Some analysts point to the TTP’s downplaying of transnational jihad goals in its declared aims recently. But that doesn’t mean it has broken from al-Qaeda; instead TTP maybe minimizing its interest in global jihad to protect itself from U.S. targeting. The TTP is sensitive to the threat of U.S. drone strikes, as similar strikes whittled the group’s political echelon from 2008 to 2017. Separately, the TTP’s cohesion is important to watch. Major defections in the group could be a source of strength for IS-K.

Notwithstanding the uncomfortable reality that Pakistan’s support for the Taliban contributed to the U.S. failure in Afghanistan, the U.S. government retains substantial needs for its over-the-horizon counterterrorism strategy in the region — for which it has approached Pakistan. To that end, the growing challenge of the TTP to Pakistan creates a narrow convergence between U.S. and Pakistani goals. If the threat keeps growing, it will increase Pakistan’s interest in cooperation.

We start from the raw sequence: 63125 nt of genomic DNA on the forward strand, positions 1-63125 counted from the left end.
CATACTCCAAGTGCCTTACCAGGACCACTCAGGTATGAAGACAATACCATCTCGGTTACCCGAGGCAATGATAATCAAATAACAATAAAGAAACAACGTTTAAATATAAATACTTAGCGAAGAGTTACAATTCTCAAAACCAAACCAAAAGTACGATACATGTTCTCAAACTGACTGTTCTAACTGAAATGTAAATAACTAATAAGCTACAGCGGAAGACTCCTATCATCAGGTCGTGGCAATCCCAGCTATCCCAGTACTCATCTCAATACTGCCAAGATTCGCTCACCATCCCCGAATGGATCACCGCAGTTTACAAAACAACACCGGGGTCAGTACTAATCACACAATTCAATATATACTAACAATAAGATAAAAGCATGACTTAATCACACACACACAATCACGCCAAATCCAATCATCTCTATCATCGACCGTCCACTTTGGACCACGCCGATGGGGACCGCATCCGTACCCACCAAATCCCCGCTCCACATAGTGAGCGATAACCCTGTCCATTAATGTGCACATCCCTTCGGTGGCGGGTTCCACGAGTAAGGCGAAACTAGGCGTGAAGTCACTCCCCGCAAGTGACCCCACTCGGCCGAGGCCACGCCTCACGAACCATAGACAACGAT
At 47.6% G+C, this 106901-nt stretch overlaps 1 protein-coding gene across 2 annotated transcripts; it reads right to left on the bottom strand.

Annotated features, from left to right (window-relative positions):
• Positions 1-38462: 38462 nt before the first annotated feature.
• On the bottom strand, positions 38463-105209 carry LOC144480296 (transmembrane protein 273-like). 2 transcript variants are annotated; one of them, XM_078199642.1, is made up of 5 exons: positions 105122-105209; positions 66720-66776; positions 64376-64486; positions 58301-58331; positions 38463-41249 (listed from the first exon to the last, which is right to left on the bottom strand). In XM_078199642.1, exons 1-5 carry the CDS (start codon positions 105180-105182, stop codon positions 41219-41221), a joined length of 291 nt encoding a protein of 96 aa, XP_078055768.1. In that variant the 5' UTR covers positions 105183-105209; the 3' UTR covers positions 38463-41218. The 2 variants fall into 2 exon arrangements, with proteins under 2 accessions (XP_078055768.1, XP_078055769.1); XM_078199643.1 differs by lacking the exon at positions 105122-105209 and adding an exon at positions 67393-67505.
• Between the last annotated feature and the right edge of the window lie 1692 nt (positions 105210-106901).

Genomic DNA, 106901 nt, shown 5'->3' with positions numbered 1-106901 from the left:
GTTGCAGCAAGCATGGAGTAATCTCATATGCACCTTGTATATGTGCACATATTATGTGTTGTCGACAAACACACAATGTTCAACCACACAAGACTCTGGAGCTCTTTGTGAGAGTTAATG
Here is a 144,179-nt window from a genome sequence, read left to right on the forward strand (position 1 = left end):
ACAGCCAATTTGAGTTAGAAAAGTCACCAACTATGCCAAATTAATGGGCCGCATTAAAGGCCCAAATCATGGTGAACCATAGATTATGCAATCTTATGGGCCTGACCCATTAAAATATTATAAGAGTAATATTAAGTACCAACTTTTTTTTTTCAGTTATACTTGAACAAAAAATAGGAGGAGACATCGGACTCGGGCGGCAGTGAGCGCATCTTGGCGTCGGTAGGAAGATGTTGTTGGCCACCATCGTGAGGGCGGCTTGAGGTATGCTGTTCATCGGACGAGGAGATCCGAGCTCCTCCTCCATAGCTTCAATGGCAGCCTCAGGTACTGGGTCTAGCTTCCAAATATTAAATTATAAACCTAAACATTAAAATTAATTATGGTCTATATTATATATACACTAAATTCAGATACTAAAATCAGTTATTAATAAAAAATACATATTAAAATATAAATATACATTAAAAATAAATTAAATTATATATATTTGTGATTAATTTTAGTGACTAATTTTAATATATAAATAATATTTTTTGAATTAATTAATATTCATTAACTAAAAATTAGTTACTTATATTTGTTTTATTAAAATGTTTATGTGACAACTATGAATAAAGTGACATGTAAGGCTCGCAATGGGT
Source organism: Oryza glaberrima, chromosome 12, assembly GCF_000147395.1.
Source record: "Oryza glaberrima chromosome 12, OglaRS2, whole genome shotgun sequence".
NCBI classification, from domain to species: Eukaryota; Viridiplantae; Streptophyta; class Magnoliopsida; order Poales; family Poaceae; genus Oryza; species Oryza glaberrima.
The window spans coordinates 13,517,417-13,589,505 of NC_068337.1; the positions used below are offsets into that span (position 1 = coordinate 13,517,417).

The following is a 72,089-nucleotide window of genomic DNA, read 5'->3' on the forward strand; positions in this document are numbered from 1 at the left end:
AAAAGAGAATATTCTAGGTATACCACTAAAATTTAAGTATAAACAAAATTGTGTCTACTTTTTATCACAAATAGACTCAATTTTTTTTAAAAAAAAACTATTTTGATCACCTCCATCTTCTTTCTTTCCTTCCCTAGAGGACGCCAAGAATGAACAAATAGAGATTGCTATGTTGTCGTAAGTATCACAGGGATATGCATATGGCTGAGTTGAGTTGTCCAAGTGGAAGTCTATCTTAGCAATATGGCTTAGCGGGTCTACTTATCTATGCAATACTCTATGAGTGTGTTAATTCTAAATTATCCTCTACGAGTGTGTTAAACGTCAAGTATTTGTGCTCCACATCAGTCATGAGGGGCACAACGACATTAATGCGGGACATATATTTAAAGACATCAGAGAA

But for now, there are limits. Pakistan is not willing to get tougher with the Taliban government on counterterrorism, including on issues that affect its own security. Pakistan’s reliance on Siraj Haqqani — who remains a designated terrorist by the U.S. government and close to al-Qaeda — is also a major hurdle to meaningful cooperation. Until that changes, Pakistan is likely to only offer assistance to the U.S. government on a narrow set of targets, with restrictive and conditional terms of cooperation. Policymakers should be clear-eyed on these limits.

Finally, the Afghan Taliban’s backing of the TTP in Afghanistan is informative regarding the trajectory of the Afghan Taliban’s counterterrorism commitments to the United States and other countries in the region. If the Taliban are not restraining a terrorist group attacking its most important state benefactor of the last two decades, the Taliban’s guarantees to other states — which have more limited leverage on the Taliban — are not reliable.